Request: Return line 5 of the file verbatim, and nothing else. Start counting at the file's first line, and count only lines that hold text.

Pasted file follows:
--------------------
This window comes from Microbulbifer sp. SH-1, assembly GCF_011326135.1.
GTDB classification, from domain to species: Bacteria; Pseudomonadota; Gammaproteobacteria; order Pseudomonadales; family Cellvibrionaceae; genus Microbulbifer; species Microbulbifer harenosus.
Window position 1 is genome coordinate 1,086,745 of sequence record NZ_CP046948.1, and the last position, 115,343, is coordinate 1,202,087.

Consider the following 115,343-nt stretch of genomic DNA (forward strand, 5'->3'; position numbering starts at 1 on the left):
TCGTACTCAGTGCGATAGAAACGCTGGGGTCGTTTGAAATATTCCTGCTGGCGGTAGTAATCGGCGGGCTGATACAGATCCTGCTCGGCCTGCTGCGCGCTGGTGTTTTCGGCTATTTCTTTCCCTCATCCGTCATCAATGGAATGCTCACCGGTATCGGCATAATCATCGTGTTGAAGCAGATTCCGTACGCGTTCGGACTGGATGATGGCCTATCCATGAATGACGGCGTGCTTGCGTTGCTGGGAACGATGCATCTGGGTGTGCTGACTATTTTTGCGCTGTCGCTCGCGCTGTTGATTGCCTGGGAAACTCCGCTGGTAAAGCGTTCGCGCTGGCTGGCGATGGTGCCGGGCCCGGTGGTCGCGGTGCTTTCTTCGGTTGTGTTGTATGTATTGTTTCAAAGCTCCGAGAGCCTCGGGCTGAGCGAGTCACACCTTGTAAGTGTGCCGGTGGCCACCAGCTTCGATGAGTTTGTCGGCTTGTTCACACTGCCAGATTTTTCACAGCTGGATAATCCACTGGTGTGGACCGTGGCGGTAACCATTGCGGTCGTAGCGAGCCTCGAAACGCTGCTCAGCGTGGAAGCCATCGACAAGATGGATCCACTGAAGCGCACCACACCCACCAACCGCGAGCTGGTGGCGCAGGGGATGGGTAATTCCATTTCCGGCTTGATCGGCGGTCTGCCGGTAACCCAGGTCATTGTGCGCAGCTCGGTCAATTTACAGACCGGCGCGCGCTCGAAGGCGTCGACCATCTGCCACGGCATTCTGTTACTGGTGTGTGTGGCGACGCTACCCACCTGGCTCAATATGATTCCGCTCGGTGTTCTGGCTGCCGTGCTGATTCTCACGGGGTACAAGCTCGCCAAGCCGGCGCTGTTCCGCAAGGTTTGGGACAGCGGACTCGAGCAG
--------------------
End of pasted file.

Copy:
TCGTACTCAGTGCGATAGAAACGCTGGGGTCGTTTGAAATATTCCTGCTGGCGGTAGTAATCGGCGGGCTGATACAGATCCTGCTCGGCCTGCTGCGCGCTGGTGTTTTCGGCTATTTCTTTCCCTCATCCGTCATCAATGGAATGCTCACCGGTATCGGCATAATCATCGTGTTGAAGCAGATTCCGTACGCGTTCGGACTGGATGATGGCCTATCCATGAATGACGGCGTGCTTGCGTTGCTGGGAACGATGCATCTGGGTGTGCTGACTATTTTTGCGCTGTCGCTCGCGCTGTTGATTGCCTGGGAAACTCCGCTGGTAAAGCGTTCGCGCTGGCTGGCGATGGTGCCGGGCCCGGTGGTCGCGGTGCTTTCTTCGGTTGTGTTGTATGTATTGTTTCAAAGCTCCGAGAGCCTCGGGCTGAGCGAGTCACACCTTGTAAGTGTGCCGGTGGCCACCAGCTTCGATGAGTTTGTCGGCTTGTTCACACTGCCAGATTTTTCACAGCTGGATAATCCACTGGTGTGGACCGTGGCGGTAACCATTGCGGTCGTAGCGAGCCTCGAAACGCTGCTCAGCGTGGAAGCCATCGACAAGATGGATCCACTGAAGCGCACCACACCCACCAACCGCGAGCTGGTGGCGCAGGGGATGGGTAATTCCATTTCCGGCTTGATCGGCGGTCTGCCGGTAACCCAGGTCATTGTGCGCAGCTCGGTCAATTTACAGACCGGCGCGCGCTCGAAGGCGTCGACCATCTGCCACGGCATTCTGTTACTGGTGTGTGTGGCGACGCTACCCACCTGGCTCAATATGATTCCGCTCGGTGTTCTGGCTGCCGTGCTGATTCTCACGGGGTACAAGCTCGCCAAGCCGGCGCTGTTCCGCAAGGTTTGGGACAGCGGACTCGAGCAG